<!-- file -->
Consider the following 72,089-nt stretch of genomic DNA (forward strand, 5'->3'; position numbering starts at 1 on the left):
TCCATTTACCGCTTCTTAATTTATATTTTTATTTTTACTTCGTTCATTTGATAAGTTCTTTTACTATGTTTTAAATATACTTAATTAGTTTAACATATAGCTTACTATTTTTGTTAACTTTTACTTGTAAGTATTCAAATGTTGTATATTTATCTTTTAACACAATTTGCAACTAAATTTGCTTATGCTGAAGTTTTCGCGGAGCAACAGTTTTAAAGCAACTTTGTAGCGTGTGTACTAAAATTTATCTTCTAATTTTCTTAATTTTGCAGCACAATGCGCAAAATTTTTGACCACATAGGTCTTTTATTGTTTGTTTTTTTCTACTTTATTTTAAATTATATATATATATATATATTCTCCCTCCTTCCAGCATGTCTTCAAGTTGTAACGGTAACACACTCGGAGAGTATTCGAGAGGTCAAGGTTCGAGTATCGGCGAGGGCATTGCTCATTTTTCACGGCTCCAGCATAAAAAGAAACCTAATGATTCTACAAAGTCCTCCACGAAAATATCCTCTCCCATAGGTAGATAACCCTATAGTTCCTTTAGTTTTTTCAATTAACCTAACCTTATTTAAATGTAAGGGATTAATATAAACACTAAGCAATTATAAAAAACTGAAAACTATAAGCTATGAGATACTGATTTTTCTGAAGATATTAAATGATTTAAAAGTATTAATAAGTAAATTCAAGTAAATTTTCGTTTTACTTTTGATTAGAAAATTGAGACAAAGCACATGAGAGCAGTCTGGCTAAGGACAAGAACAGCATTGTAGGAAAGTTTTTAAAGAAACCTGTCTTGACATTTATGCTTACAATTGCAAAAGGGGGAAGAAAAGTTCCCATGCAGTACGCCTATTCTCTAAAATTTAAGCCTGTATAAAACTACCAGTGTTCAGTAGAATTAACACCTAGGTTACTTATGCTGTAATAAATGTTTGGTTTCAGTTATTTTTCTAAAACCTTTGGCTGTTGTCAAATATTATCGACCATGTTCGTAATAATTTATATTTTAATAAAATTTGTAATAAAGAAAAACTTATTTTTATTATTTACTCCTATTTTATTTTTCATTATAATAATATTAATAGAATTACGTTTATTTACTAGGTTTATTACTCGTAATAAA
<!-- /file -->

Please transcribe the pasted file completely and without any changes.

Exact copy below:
Consider the following 72,089-nt stretch of genomic DNA (forward strand, 5'->3'; position numbering starts at 1 on the left):
TCCATTTACCGCTTCTTAATTTATATTTTTATTTTTACTTCGTTCATTTGATAAGTTCTTTTACTATGTTTTAAATATACTTAATTAGTTTAACATATAGCTTACTATTTTTGTTAACTTTTACTTGTAAGTATTCAAATGTTGTATATTTATCTTTTAACACAATTTGCAACTAAATTTGCTTATGCTGAAGTTTTCGCGGAGCAACAGTTTTAAAGCAACTTTGTAGCGTGTGTACTAAAATTTATCTTCTAATTTTCTTAATTTTGCAGCACAATGCGCAAAATTTTTGACCACATAGGTCTTTTATTGTTTGTTTTTTTCTACTTTATTTTAAATTATATATATATATATATATTCTCCCTCCTTCCAGCATGTCTTCAAGTTGTAACGGTAACACACTCGGAGAGTATTCGAGAGGTCAAGGTTCGAGTATCGGCGAGGGCATTGCTCATTTTTCACGGCTCCAGCATAAAAAGAAACCTAATGATTCTACAAAGTCCTCCACGAAAATATCCTCTCCCATAGGTAGATAACCCTATAGTTCCTTTAGTTTTTTCAATTAACCTAACCTTATTTAAATGTAAGGGATTAATATAAACACTAAGCAATTATAAAAAACTGAAAACTATAAGCTATGAGATACTGATTTTTCTGAAGATATTAAATGATTTAAAAGTATTAATAAGTAAATTCAAGTAAATTTTCGTTTTACTTTTGATTAGAAAATTGAGACAAAGCACATGAGAGCAGTCTGGCTAAGGACAAGAACAGCATTGTAGGAAAGTTTTTAAAGAAACCTGTCTTGACATTTATGCTTACAATTGCAAAAGGGGGAAGAAAAGTTCCCATGCAGTACGCCTATTCTCTAAAATTTAAGCCTGTATAAAACTACCAGTGTTCAGTAGAATTAACACCTAGGTTACTTATGCTGTAATAAATGTTTGGTTTCAGTTATTTTTCTAAAACCTTTGGCTGTTGTCAAATATTATCGACCATGTTCGTAATAATTTATATTTTAATAAAATTTGTAATAAAGAAAAACTTATTTTTATTATTTACTCCTATTTTATTTTTCATTATAATAATATTAATAGAATTACGTTTATTTACTAGGTTTATTACTCGTAATAAA